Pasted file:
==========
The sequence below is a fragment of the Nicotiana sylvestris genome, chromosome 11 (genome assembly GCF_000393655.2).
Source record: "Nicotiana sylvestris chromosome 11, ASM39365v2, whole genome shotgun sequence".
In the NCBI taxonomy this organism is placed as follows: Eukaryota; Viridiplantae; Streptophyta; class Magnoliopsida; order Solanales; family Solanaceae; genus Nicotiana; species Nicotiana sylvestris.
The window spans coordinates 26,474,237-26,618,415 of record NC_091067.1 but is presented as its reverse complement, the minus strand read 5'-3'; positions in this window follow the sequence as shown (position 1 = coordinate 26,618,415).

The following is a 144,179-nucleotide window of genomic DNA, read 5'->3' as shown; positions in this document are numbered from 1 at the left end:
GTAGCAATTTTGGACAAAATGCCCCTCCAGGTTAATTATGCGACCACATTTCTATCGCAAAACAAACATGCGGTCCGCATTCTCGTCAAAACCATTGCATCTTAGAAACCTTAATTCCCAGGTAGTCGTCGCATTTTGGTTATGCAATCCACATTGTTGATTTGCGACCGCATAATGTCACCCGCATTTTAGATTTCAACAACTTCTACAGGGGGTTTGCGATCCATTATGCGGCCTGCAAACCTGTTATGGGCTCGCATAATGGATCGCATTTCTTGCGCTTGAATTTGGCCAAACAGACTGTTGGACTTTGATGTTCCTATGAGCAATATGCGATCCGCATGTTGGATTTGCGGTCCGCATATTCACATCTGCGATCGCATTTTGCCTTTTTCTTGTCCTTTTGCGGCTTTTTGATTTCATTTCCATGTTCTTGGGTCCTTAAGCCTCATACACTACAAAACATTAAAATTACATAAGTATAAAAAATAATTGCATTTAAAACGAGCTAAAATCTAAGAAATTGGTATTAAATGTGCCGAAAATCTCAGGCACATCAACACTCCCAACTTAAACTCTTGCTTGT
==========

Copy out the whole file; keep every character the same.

The sequence below is a fragment of the Nicotiana sylvestris genome, chromosome 11 (genome assembly GCF_000393655.2).
Source record: "Nicotiana sylvestris chromosome 11, ASM39365v2, whole genome shotgun sequence".
In the NCBI taxonomy this organism is placed as follows: Eukaryota; Viridiplantae; Streptophyta; class Magnoliopsida; order Solanales; family Solanaceae; genus Nicotiana; species Nicotiana sylvestris.
The window spans coordinates 26,474,237-26,618,415 of record NC_091067.1 but is presented as its reverse complement, the minus strand read 5'-3'; positions in this window follow the sequence as shown (position 1 = coordinate 26,618,415).

The following is a 144,179-nucleotide window of genomic DNA, read 5'->3' as shown; positions in this document are numbered from 1 at the left end:
GTAGCAATTTTGGACAAAATGCCCCTCCAGGTTAATTATGCGACCACATTTCTATCGCAAAACAAACATGCGGTCCGCATTCTCGTCAAAACCATTGCATCTTAGAAACCTTAATTCCCAGGTAGTCGTCGCATTTTGGTTATGCAATCCACATTGTTGATTTGCGACCGCATAATGTCACCCGCATTTTAGATTTCAACAACTTCTACAGGGGGTTTGCGATCCATTATGCGGCCTGCAAACCTGTTATGGGCTCGCATAATGGATCGCATTTCTTGCGCTTGAATTTGGCCAAACAGACTGTTGGACTTTGATGTTCCTATGAGCAATATGCGATCCGCATGTTGGATTTGCGGTCCGCATATTCACATCTGCGATCGCATTTTGCCTTTTTCTTGTCCTTTTGCGGCTTTTTGATTTCATTTCCATGTTCTTGGGTCCTTAAGCCTCATACACTACAAAACATTAAAATTACATAAGTATAAAAAATAATTGCATTTAAAACGAGCTAAAATCTAAGAAATTGGTATTAAATGTGCCGAAAATCTCAGGCACATCAACACTCCCAACTTAAACTCTTGCTTGT